3 Steps to the Synthesis Revolution

3 Steps to the Synthesis Revolution

1) Understanding the origins of modern progress and prosperity

All of modern progress and prosperity began with the greater thinkers and leaders who had the courage to challenge the narrow, one-dimensional ideas of their day and engage in truly objective observation and analysis, followed by a systematic examination of the evidence purified through the heated crucible of fierce, but productive debate. Then validate these potential solutions through experimentation and testing. There is no greater example of the power of this process than the foundation and ongoing success of the United States of America.

Over time, one society after another has discovered the value of innovation, productivity and inclusiveness and correspondingly refined the institutional framework that balances those three core elements of modern progress and prosperity. As the world continues to grow and become even more complex, it requires an even greater focus on solving problems and creating new pathways of improvement and ascent to consistently achieve the most effective combination of these powerful forces shaping our world.

In the past two hundred years, we have witnessed various civilizations with vastly different geographies, ethnicities, cultures, and inherited institutions consciously embrace a unifying theme of improvement, progress and advancement which is why the world has create more prosperity and well-being during that time and lifted more people out of poverty than in the rest of human history combined. If we want to continue that level of success and remain on the pathway of ascent, it is essential that we meaningfully improve the way that we currently make political and economic decisions.

2) Recognizing the barriers to perpetual improvement and ascent

Presently, there are three major impediments to the new thinking and new method of interaction that is so critical to our continued success. These are the distorting and distracting barriers to improvement of ideology, partisan division and special interests. Each one diverts our attention from solving problems and creating the most effective pathway to innovation, productivity and inclusiveness.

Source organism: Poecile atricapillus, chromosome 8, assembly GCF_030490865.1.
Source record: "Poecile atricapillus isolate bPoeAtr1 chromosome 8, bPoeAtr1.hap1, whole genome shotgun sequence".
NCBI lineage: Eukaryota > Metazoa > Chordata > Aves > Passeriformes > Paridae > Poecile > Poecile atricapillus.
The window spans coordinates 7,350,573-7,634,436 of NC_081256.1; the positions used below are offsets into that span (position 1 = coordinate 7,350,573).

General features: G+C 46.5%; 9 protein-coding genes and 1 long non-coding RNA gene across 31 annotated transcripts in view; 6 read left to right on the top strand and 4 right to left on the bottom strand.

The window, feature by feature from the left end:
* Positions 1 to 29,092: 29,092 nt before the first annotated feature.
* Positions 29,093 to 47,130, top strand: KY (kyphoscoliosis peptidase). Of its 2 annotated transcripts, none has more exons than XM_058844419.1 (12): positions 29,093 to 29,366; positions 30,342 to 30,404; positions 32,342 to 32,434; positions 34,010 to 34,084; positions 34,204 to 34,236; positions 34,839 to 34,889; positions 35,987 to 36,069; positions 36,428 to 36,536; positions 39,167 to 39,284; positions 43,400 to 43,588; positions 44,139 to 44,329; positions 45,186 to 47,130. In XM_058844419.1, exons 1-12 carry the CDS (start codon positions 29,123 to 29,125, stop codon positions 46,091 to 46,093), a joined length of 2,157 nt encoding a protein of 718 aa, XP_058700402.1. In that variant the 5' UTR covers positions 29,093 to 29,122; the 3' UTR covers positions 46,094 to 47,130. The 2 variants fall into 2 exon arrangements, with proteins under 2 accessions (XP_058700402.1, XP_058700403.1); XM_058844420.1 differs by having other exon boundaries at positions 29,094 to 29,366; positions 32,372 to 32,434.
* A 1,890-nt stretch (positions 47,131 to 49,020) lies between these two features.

These roadblocks to continued improvement are so insidious because they have woven themselves into the fabric of our normal political and economic discourse. They have become rigidly inflexible fixtures in our public debate, turning productive discussion into narrow, one-dimensional warfare over two completely different, incompatible visions of the world. To address these flaws and correct this negative trajectory, we must think about these problems in a new way and engage in a new method over interaction to return our political dynamic to solving problems and creating even greater prosperity.

3) Embracing the New Thinking and New Methods of interaction

Just as Europe in the late medieval period was attempting to break free from the tired, failed ideas of the past, so we are today attempting to break free of the limiting conventions and superstitions of our past. The first step is to reject the failed ideologies of the past age and adopt the new thinking of the Synthesis Revolution which is focused on solutions, understanding what works and what does not, and perpetual improvement. Then, we must utilize the tools that have been the foundation for all of humanity’s enormous success in the modern era: objective observation and analysis, systematically analyzing the evidence, and validation through experiment and testing. By rejecting initial assumptions and pre-determined conclusions of ideological and partisan division, a whole new world of solutions becomes available to us. Not to the left, not to the right and not somewhere in the muddled middle, but a new pathway of ascent above and beyond what is currently capable of being envisioned in the narrow, one-dimensional confines of our current political dynamic.
We can realize the promise of the innovative thinkers of the modern age and the Founding Fathers of America, but to accomplish that, we must, yet again, engage in a Revolution.